Attending tree conferences around the world, the thrust is always the same — lots of spin showcasing project successes and creating a pervasive impression that everything is fine. But it’s not. Everywhere I look I see the natural environment in crisis. Industrial farming and fishing are degrading nature on a breathtaking scale, fuelled by visionless politicians oblivious to public opinion.
The scale of international climate protests demonstrates how far behind governments lag, and it’s the same for trees. It’s obvious that
high-quality trees are good for people, yet the politicians still cling to sound bites and shallow gestures focused on numbers instead of outcomes. I am heartened by the Government pledge of £10m for new urban trees, but it is not bold enough for the unfolding climate crisis. It is too little, too late.
Many nurseries continue to produce trees unfit for purpose and buyers continue to accept defective products, despite a British Standard (BS 8545) designed to stop the rot. It is encouraging that many new trees are being planted, but the lack of maintenance funding means few will reach their full potential. So the numbers game wheel keeps turning — low-quality trees, poorly planted, die after a few years and the cycle restarts. Politicians and nurseries win, the people lose, every time.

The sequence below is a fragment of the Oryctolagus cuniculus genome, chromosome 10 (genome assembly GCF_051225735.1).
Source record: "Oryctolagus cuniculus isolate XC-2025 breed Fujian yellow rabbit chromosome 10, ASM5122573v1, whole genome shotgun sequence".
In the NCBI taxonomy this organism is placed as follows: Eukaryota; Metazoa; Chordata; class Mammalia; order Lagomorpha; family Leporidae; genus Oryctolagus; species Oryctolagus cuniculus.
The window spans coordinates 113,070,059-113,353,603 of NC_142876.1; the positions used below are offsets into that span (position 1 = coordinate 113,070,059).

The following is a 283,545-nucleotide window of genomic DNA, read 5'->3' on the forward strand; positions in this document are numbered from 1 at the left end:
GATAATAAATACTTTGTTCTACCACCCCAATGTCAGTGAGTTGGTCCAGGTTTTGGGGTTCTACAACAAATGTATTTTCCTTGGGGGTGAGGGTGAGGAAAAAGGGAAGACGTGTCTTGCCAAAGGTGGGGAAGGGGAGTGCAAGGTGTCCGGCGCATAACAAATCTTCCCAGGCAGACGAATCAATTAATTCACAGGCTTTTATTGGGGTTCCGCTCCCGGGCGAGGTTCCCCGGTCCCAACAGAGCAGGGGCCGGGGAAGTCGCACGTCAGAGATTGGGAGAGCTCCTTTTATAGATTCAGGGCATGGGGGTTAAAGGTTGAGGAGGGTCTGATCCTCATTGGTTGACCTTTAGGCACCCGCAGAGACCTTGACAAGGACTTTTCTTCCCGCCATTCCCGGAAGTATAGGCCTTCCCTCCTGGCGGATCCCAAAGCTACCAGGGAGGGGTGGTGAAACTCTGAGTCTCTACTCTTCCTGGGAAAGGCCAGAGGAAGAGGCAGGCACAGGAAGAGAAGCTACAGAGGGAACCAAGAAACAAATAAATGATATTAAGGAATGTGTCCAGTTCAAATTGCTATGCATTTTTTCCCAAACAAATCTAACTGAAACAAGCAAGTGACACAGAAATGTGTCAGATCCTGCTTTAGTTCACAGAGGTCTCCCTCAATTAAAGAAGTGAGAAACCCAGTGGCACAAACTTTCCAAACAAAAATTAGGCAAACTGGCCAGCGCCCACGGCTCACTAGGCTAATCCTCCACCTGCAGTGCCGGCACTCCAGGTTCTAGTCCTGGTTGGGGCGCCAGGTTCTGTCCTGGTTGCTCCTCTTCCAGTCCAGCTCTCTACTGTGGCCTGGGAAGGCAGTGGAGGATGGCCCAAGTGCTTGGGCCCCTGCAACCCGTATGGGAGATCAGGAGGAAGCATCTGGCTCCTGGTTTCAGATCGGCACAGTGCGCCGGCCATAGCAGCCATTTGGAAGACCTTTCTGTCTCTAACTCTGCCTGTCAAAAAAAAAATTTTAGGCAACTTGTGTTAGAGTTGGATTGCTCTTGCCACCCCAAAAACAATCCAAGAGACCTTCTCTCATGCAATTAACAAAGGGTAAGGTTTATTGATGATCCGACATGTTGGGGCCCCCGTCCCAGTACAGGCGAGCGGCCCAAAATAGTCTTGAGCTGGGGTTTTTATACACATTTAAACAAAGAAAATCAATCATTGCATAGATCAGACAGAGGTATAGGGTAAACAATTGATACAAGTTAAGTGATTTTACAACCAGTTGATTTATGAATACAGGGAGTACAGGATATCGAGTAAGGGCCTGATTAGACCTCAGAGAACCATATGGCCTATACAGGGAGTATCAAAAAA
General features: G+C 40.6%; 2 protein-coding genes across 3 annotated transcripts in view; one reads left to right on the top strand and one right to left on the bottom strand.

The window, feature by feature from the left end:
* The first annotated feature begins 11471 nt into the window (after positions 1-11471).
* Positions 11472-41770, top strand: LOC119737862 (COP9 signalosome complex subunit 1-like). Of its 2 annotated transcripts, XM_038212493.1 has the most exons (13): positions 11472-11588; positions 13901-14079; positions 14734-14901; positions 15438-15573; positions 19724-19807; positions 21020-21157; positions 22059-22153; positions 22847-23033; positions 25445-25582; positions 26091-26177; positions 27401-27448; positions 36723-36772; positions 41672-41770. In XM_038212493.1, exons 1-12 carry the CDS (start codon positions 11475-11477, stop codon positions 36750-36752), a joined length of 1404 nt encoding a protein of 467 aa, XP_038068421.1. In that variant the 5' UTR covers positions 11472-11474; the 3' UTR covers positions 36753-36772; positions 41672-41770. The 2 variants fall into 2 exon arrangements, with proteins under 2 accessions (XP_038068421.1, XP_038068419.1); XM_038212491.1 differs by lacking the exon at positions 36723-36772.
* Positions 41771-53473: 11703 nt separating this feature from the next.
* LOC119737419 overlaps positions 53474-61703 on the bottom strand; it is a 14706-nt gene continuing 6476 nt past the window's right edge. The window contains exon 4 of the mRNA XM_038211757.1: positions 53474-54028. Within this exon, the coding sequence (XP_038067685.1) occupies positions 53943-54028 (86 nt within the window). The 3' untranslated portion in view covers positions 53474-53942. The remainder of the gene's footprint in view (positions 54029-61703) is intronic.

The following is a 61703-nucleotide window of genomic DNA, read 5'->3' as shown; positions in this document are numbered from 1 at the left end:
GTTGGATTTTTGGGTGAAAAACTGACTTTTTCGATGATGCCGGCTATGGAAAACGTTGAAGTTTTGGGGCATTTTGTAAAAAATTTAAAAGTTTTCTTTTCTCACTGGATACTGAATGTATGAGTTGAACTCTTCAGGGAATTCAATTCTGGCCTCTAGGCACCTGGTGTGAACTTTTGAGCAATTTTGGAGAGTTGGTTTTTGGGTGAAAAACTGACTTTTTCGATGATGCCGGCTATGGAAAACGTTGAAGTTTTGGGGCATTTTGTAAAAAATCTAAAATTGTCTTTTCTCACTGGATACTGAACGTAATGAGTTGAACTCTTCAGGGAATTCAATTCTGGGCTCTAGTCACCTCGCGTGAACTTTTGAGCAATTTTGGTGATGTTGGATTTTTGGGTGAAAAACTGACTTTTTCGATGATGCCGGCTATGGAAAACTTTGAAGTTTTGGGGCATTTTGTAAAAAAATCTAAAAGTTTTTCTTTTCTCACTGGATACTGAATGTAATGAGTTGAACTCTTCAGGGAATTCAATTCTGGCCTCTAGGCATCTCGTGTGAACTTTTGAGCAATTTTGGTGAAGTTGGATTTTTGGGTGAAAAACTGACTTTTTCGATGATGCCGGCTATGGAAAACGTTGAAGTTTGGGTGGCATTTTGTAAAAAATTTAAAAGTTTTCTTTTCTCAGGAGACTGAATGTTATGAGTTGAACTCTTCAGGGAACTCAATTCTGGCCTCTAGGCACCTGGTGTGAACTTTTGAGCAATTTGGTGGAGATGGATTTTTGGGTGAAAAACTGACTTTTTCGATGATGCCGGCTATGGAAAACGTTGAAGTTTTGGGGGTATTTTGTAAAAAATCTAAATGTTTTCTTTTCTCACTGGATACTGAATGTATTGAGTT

Although new planting creates a comfortable sense of progress, the real gains are in preventing the loss of existing trees to development. Established trees are already in place and delivering benefits right where they are needed most, close to people, so it is intelligent to work around the best ones. The planning mechanisms exist to do this, yet incompetent planners and local politicians consistently fail to deliver sustainable development.
We have the expertise, technology, and capacity to put this right, but the mindset is missing. Government must legislate based on outcomes, not numbers. There must be a focus on growing trees fit for purpose and planting them properly. All local planning authorities must have a written tree policy and dedicated tree officers to implement sustainable tree management.
The historic Government approach of passive persuasion isn’t working. Instead, we need political leadership to drive positive change — and legislation in the forthcoming environmental bill is the way to do it.
Jeremy Barrell is managing director of Barrell Tree Consultancy